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Archive for November 15th, 2012

O God, protect me from my friends, that they have not power over me.
Thou hast giv’n me power to protect myself from thy bitterest enemies.
  –  William Blake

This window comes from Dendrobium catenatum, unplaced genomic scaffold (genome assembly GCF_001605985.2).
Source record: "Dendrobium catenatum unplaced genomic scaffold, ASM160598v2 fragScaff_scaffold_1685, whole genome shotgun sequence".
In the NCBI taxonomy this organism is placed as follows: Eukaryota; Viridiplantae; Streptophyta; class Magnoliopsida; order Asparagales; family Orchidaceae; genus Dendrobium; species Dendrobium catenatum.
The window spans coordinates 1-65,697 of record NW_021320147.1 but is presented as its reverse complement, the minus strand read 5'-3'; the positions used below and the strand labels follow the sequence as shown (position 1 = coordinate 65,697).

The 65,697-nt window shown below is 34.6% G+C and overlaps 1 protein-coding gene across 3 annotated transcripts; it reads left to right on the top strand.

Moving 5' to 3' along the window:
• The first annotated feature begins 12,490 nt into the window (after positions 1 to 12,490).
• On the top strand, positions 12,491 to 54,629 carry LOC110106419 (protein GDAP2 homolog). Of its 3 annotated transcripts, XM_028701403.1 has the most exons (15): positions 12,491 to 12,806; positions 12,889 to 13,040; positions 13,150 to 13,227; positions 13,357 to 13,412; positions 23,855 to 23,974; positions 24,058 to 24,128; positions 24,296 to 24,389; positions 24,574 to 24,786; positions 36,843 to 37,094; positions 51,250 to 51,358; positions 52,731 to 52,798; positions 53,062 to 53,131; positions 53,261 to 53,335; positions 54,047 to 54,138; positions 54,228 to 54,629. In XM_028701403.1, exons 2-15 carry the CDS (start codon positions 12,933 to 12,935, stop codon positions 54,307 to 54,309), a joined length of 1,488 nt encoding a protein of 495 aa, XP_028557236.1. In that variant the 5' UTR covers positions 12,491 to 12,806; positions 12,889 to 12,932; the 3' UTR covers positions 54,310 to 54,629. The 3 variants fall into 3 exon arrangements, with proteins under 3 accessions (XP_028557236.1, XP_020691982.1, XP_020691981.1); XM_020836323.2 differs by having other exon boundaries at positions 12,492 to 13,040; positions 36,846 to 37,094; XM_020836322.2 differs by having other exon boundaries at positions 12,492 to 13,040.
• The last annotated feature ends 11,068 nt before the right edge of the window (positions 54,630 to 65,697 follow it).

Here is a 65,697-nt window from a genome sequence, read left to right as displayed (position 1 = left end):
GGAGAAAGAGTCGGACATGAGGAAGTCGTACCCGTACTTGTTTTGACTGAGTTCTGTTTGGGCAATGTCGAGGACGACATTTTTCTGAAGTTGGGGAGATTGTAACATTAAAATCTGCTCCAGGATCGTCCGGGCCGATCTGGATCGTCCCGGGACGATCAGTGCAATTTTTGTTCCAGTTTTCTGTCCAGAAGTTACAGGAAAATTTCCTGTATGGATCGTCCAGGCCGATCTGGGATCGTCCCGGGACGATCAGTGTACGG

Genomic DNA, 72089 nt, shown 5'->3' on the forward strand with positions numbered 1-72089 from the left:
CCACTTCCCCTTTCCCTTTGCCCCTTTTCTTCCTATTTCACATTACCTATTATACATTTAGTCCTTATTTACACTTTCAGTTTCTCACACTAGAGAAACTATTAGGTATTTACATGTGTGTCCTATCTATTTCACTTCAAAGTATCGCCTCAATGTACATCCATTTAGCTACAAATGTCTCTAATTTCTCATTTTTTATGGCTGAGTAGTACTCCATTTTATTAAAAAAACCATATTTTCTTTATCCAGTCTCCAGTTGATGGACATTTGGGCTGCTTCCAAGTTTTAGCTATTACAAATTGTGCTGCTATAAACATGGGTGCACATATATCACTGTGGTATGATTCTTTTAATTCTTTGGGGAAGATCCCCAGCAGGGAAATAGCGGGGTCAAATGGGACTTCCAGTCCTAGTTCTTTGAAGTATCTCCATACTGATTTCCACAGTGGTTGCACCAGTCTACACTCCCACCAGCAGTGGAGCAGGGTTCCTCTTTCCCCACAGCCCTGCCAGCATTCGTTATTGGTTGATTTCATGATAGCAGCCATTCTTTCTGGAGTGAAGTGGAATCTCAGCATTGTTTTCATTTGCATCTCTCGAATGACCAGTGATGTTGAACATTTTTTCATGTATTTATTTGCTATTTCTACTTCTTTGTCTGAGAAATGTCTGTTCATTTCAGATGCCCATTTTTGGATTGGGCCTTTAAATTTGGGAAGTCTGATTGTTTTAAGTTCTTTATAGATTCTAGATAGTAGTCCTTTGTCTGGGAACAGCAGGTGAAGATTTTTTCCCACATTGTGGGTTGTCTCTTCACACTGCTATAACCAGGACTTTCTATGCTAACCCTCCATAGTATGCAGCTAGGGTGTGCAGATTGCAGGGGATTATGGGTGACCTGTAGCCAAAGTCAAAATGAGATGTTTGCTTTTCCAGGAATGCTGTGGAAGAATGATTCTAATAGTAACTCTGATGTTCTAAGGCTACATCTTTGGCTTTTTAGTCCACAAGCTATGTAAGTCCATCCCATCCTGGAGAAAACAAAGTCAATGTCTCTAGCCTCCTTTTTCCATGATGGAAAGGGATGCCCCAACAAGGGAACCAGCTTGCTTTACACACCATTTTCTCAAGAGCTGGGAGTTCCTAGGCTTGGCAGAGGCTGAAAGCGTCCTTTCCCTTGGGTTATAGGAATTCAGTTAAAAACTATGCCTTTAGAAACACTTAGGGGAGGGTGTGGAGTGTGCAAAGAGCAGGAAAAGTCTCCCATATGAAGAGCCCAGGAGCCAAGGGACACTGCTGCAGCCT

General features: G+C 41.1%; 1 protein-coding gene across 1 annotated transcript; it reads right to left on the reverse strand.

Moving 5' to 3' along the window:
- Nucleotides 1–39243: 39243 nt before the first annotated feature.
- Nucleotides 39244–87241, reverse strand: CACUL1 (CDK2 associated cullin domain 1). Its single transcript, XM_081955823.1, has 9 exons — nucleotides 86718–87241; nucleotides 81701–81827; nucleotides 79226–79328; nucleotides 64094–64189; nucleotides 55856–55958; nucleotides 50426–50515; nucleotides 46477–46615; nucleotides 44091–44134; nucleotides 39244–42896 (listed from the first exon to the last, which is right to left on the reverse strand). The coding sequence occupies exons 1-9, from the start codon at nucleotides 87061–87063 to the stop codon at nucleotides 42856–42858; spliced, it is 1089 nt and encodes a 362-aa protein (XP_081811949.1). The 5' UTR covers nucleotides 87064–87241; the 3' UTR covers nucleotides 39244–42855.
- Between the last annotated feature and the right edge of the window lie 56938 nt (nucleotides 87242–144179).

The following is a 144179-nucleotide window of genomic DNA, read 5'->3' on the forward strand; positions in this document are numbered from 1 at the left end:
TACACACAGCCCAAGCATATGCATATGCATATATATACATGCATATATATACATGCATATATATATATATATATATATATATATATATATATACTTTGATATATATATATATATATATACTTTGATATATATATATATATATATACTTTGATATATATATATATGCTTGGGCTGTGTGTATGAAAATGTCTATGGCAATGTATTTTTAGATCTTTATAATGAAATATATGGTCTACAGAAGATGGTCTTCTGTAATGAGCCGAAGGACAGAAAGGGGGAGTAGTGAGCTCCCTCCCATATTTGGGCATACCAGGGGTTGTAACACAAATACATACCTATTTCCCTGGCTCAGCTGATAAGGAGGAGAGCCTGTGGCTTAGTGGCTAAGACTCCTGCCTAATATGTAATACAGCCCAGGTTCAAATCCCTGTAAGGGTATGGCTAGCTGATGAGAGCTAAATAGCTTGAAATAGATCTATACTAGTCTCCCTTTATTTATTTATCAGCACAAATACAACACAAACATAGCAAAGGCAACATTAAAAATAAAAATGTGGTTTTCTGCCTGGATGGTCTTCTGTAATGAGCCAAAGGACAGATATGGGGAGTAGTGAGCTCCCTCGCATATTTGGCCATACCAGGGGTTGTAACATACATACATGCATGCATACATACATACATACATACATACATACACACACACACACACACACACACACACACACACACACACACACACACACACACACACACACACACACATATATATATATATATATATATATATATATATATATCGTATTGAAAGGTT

As I pointed out in “So Close and Yet So Far”, “the allies of sex workers [often] make arguments that, though well-meant and partially correct, contain some glaring flaw that spreads disinformation, undermines the work of other advocates or, in the worst cases, actually cedes ground to the enemy.”  But every once in a while one of these allies says something so wrong, so completely off-base, offensive and counterproductive, that I just want to slap her and suggest she join the prohibitionists because at least that way, her statements would be properly seen as attacks.  Allow me to illustrate:  someone “tweeted” a link to this article just a little while after I read the news that the ACLU was joining with the EFF to challenge one narrow section of California’s odious Proposition 35, and given its headline (“ACLU supports decriminalizing prostitution”) I dared to hope for a few seconds that the venerable civil rights organization was at long last perhaps going to start caring more about the persecution of over 450,000 women and almost 30 million men than about straining after gnats or encouraging the petty bean-counting of upper-middle-class white women.  Silly me.